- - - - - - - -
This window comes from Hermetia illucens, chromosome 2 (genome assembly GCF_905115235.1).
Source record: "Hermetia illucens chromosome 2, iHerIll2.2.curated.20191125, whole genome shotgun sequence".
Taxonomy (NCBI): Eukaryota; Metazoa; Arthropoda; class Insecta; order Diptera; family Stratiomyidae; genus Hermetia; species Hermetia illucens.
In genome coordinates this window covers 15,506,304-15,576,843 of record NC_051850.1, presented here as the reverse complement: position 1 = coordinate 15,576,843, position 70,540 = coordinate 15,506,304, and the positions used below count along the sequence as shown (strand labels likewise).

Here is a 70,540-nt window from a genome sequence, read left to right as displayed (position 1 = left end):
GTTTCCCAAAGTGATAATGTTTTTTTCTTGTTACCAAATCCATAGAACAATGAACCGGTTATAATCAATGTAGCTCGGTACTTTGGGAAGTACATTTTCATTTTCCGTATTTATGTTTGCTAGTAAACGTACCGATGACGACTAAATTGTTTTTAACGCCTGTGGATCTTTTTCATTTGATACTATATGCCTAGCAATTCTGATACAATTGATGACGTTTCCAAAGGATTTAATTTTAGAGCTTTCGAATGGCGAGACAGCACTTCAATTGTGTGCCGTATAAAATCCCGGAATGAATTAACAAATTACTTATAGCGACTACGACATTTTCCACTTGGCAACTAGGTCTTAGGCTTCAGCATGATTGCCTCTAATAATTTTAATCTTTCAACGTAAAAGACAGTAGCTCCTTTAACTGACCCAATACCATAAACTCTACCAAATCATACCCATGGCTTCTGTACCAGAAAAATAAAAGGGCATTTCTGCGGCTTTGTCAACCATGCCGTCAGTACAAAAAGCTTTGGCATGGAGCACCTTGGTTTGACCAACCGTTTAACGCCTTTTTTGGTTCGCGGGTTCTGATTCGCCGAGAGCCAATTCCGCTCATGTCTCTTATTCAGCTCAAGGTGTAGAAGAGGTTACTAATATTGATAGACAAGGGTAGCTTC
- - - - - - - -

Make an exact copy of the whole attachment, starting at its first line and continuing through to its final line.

This window comes from Hermetia illucens, chromosome 2 (genome assembly GCF_905115235.1).
Source record: "Hermetia illucens chromosome 2, iHerIll2.2.curated.20191125, whole genome shotgun sequence".
Taxonomy (NCBI): Eukaryota; Metazoa; Arthropoda; class Insecta; order Diptera; family Stratiomyidae; genus Hermetia; species Hermetia illucens.
In genome coordinates this window covers 15,506,304-15,576,843 of record NC_051850.1, presented here as the reverse complement: position 1 = coordinate 15,576,843, position 70,540 = coordinate 15,506,304, and the positions used below count along the sequence as shown (strand labels likewise).

Here is a 70,540-nt window from a genome sequence, read left to right as displayed (position 1 = left end):
GTTTCCCAAAGTGATAATGTTTTTTTCTTGTTACCAAATCCATAGAACAATGAACCGGTTATAATCAATGTAGCTCGGTACTTTGGGAAGTACATTTTCATTTTCCGTATTTATGTTTGCTAGTAAACGTACCGATGACGACTAAATTGTTTTTAACGCCTGTGGATCTTTTTCATTTGATACTATATGCCTAGCAATTCTGATACAATTGATGACGTTTCCAAAGGATTTAATTTTAGAGCTTTCGAATGGCGAGACAGCACTTCAATTGTGTGCCGTATAAAATCCCGGAATGAATTAACAAATTACTTATAGCGACTACGACATTTTCCACTTGGCAACTAGGTCTTAGGCTTCAGCATGATTGCCTCTAATAATTTTAATCTTTCAACGTAAAAGACAGTAGCTCCTTTAACTGACCCAATACCATAAACTCTACCAAATCATACCCATGGCTTCTGTACCAGAAAAATAAAAGGGCATTTCTGCGGCTTTGTCAACCATGCCGTCAGTACAAAAAGCTTTGGCATGGAGCACCTTGGTTTGACCAACCGTTTAACGCCTTTTTTGGTTCGCGGGTTCTGATTCGCCGAGAGCCAATTCCGCTCATGTCTCTTATTCAGCTCAAGGTGTAGAAGAGGTTACTAATATTGATAGACAAGGGTAGCTTC